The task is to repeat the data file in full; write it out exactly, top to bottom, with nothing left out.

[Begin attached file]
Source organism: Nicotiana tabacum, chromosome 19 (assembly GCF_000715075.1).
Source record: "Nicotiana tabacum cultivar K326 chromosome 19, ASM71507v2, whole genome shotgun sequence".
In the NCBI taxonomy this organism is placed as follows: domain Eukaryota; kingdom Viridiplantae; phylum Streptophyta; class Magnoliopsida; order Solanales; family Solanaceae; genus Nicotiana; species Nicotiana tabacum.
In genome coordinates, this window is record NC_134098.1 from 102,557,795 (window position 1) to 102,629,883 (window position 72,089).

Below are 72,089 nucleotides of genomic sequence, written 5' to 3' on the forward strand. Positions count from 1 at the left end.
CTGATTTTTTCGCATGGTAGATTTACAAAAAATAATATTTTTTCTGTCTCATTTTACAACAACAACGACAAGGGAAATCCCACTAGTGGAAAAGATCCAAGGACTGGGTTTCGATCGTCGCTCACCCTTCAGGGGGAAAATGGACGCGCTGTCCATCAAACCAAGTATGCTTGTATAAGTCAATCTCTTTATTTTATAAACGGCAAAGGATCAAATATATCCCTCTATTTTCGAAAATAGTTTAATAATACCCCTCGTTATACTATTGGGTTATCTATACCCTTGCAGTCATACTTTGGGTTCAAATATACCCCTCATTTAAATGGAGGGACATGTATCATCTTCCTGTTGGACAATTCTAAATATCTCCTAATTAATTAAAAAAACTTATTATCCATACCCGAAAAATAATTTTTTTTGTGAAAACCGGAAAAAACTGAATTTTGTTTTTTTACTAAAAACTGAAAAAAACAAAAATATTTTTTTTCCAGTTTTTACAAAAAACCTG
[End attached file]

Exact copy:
Source organism: Nicotiana tabacum, chromosome 19 (assembly GCF_000715075.1).
Source record: "Nicotiana tabacum cultivar K326 chromosome 19, ASM71507v2, whole genome shotgun sequence".
In the NCBI taxonomy this organism is placed as follows: domain Eukaryota; kingdom Viridiplantae; phylum Streptophyta; class Magnoliopsida; order Solanales; family Solanaceae; genus Nicotiana; species Nicotiana tabacum.
In genome coordinates, this window is record NC_134098.1 from 102,557,795 (window position 1) to 102,629,883 (window position 72,089).

Below are 72,089 nucleotides of genomic sequence, written 5' to 3' on the forward strand. Positions count from 1 at the left end.
CTGATTTTTTCGCATGGTAGATTTACAAAAAATAATATTTTTTCTGTCTCATTTTACAACAACAACGACAAGGGAAATCCCACTAGTGGAAAAGATCCAAGGACTGGGTTTCGATCGTCGCTCACCCTTCAGGGGGAAAATGGACGCGCTGTCCATCAAACCAAGTATGCTTGTATAAGTCAATCTCTTTATTTTATAAACGGCAAAGGATCAAATATATCCCTCTATTTTCGAAAATAGTTTAATAATACCCCTCGTTATACTATTGGGTTATCTATACCCTTGCAGTCATACTTTGGGTTCAAATATACCCCTCATTTAAATGGAGGGACATGTATCATCTTCCTGTTGGACAATTCTAAATATCTCCTAATTAATTAAAAAAACTTATTATCCATACCCGAAAAATAATTTTTTTTGTGAAAACCGGAAAAAACTGAATTTTGTTTTTTTACTAAAAACTGAAAAAAACAAAAATATTTTTTTTCCAGTTTTTACAAAAAACCTG